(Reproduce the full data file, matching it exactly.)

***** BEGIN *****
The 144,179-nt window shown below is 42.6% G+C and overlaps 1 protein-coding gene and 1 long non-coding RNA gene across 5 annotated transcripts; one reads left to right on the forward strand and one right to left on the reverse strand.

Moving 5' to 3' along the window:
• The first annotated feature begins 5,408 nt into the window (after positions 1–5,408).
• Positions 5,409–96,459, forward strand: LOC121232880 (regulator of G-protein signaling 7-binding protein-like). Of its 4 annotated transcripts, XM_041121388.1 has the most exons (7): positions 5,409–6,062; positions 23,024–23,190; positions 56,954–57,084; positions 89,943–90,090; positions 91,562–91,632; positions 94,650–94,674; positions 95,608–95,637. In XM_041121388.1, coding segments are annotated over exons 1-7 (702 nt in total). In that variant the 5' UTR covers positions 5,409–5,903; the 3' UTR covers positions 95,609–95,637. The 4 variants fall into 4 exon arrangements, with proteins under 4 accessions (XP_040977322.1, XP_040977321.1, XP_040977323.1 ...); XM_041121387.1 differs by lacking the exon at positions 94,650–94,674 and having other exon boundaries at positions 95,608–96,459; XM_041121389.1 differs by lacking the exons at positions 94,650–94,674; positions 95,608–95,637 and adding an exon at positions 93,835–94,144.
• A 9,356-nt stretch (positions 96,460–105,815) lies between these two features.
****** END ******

The 144,179-nt window shown below is 42.6% G+C and overlaps 1 protein-coding gene and 1 long non-coding RNA gene across 5 annotated transcripts; one reads left to right on the forward strand and one right to left on the reverse strand.

Moving 5' to 3' along the window:
• The first annotated feature begins 5,408 nt into the window (after positions 1–5,408).
• Positions 5,409–96,459, forward strand: LOC121232880 (regulator of G-protein signaling 7-binding protein-like). Of its 4 annotated transcripts, XM_041121388.1 has the most exons (7): positions 5,409–6,062; positions 23,024–23,190; positions 56,954–57,084; positions 89,943–90,090; positions 91,562–91,632; positions 94,650–94,674; positions 95,608–95,637. In XM_041121388.1, coding segments are annotated over exons 1-7 (702 nt in total). In that variant the 5' UTR covers positions 5,409–5,903; the 3' UTR covers positions 95,609–95,637. The 4 variants fall into 4 exon arrangements, with proteins under 4 accessions (XP_040977322.1, XP_040977321.1, XP_040977323.1 ...); XM_041121387.1 differs by lacking the exon at positions 94,650–94,674 and having other exon boundaries at positions 95,608–96,459; XM_041121389.1 differs by lacking the exons at positions 94,650–94,674; positions 95,608–95,637 and adding an exon at positions 93,835–94,144.
• A 9,356-nt stretch (positions 96,460–105,815) lies between these two features.